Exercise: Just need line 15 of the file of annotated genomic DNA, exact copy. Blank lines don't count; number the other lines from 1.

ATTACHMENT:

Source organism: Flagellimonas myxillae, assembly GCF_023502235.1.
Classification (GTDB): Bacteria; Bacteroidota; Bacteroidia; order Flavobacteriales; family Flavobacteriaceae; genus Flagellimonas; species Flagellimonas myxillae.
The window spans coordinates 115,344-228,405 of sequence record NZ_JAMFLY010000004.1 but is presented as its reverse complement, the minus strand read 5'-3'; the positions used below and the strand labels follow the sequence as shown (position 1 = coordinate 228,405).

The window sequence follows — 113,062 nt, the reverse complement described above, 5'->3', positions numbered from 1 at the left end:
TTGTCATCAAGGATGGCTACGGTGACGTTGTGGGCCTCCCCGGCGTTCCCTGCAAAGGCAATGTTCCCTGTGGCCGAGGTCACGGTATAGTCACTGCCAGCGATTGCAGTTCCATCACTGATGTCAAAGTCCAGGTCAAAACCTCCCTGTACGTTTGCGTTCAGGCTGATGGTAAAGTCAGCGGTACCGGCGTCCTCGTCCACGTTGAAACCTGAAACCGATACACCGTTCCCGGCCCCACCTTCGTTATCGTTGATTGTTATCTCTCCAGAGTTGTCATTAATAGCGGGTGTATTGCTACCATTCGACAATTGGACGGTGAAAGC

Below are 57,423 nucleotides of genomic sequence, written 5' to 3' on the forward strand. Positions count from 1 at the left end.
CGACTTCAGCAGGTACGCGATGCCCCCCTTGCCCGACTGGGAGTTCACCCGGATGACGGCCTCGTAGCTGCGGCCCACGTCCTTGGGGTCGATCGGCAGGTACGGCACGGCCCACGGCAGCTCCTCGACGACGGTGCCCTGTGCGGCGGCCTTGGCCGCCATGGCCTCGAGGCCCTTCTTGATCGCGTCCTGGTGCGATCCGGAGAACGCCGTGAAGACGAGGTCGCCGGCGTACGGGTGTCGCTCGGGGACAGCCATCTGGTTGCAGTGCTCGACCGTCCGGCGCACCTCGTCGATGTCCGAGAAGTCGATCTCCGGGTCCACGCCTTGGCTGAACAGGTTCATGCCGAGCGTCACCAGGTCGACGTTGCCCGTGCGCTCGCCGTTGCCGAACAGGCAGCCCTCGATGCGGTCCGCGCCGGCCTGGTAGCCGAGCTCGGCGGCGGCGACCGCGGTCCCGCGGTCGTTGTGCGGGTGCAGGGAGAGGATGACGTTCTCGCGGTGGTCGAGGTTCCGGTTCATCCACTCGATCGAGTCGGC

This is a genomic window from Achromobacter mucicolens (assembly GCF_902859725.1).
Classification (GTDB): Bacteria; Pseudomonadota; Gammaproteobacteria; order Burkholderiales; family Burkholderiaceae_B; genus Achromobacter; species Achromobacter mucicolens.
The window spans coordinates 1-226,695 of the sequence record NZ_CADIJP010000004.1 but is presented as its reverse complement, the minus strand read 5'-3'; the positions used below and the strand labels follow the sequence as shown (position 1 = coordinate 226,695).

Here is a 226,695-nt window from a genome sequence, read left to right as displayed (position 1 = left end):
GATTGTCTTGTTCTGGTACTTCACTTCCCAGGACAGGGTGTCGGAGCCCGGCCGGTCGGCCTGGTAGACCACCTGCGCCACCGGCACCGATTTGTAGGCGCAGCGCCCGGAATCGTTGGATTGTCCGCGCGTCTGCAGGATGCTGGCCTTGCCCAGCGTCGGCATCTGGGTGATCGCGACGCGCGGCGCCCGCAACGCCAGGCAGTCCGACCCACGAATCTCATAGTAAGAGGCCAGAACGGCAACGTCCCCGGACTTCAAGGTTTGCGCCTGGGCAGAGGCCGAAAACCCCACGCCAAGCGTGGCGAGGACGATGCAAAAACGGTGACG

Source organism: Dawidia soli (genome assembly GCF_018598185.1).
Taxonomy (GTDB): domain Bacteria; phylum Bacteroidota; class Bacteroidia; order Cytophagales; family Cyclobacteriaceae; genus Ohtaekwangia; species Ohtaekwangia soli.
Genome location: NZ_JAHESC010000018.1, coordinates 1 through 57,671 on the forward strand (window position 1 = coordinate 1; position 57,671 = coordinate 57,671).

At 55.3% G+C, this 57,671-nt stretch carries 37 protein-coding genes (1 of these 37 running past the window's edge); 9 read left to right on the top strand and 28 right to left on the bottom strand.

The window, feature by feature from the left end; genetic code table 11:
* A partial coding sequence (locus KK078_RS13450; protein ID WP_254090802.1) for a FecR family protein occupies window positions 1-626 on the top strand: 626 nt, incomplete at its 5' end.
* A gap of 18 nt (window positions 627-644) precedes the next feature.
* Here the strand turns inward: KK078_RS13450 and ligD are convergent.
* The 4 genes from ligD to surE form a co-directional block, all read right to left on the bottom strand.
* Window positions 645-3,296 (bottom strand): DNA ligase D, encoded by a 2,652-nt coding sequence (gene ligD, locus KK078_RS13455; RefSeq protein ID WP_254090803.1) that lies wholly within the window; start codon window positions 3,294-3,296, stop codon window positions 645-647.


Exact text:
Genome location: NZ_JAHESC010000018.1, coordinates 1 through 57,671 on the forward strand (window position 1 = coordinate 1; position 57,671 = coordinate 57,671).